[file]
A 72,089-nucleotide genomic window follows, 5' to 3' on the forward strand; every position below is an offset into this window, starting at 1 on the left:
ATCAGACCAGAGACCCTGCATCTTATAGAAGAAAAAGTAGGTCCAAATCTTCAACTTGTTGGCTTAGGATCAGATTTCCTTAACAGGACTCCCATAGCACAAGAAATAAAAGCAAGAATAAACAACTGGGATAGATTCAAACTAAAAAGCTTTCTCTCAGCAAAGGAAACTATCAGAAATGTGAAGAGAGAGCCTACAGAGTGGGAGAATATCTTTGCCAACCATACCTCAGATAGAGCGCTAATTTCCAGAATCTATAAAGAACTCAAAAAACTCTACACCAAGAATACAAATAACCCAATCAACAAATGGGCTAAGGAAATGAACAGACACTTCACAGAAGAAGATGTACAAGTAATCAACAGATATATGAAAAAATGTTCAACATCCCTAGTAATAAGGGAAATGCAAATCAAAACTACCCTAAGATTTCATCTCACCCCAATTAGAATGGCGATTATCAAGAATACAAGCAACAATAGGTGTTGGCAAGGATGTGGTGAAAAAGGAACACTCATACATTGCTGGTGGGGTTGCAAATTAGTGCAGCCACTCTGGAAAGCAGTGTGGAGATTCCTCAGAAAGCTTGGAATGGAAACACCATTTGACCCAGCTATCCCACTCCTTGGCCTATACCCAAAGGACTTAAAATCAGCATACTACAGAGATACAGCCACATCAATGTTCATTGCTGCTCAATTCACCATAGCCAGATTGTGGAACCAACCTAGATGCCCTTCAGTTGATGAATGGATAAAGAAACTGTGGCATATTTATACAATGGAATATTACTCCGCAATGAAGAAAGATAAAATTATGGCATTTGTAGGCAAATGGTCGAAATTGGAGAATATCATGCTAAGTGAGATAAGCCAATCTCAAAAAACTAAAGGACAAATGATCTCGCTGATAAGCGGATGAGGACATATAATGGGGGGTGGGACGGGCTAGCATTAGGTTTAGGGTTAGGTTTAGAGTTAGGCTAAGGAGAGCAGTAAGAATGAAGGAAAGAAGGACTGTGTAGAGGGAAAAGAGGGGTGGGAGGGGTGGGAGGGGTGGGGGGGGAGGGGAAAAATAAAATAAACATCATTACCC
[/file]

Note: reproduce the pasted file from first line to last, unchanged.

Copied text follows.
A 72,089-nucleotide genomic window follows, 5' to 3' on the forward strand; every position below is an offset into this window, starting at 1 on the left:
ATCAGACCAGAGACCCTGCATCTTATAGAAGAAAAAGTAGGTCCAAATCTTCAACTTGTTGGCTTAGGATCAGATTTCCTTAACAGGACTCCCATAGCACAAGAAATAAAAGCAAGAATAAACAACTGGGATAGATTCAAACTAAAAAGCTTTCTCTCAGCAAAGGAAACTATCAGAAATGTGAAGAGAGAGCCTACAGAGTGGGAGAATATCTTTGCCAACCATACCTCAGATAGAGCGCTAATTTCCAGAATCTATAAAGAACTCAAAAAACTCTACACCAAGAATACAAATAACCCAATCAACAAATGGGCTAAGGAAATGAACAGACACTTCACAGAAGAAGATGTACAAGTAATCAACAGATATATGAAAAAATGTTCAACATCCCTAGTAATAAGGGAAATGCAAATCAAAACTACCCTAAGATTTCATCTCACCCCAATTAGAATGGCGATTATCAAGAATACAAGCAACAATAGGTGTTGGCAAGGATGTGGTGAAAAAGGAACACTCATACATTGCTGGTGGGGTTGCAAATTAGTGCAGCCACTCTGGAAAGCAGTGTGGAGATTCCTCAGAAAGCTTGGAATGGAAACACCATTTGACCCAGCTATCCCACTCCTTGGCCTATACCCAAAGGACTTAAAATCAGCATACTACAGAGATACAGCCACATCAATGTTCATTGCTGCTCAATTCACCATAGCCAGATTGTGGAACCAACCTAGATGCCCTTCAGTTGATGAATGGATAAAGAAACTGTGGCATATTTATACAATGGAATATTACTCCGCAATGAAGAAAGATAAAATTATGGCATTTGTAGGCAAATGGTCGAAATTGGAGAATATCATGCTAAGTGAGATAAGCCAATCTCAAAAAACTAAAGGACAAATGATCTCGCTGATAAGCGGATGAGGACATATAATGGGGGGTGGGACGGGCTAGCATTAGGTTTAGGGTTAGGTTTAGAGTTAGGCTAAGGAGAGCAGTAAGAATGAAGGAAAGAAGGACTGTGTAGAGGGAAAAGAGGGGTGGGAGGGGTGGGAGGGGTGGGGGGGGAGGGGAAAAATAAAATAAACATCATTACCC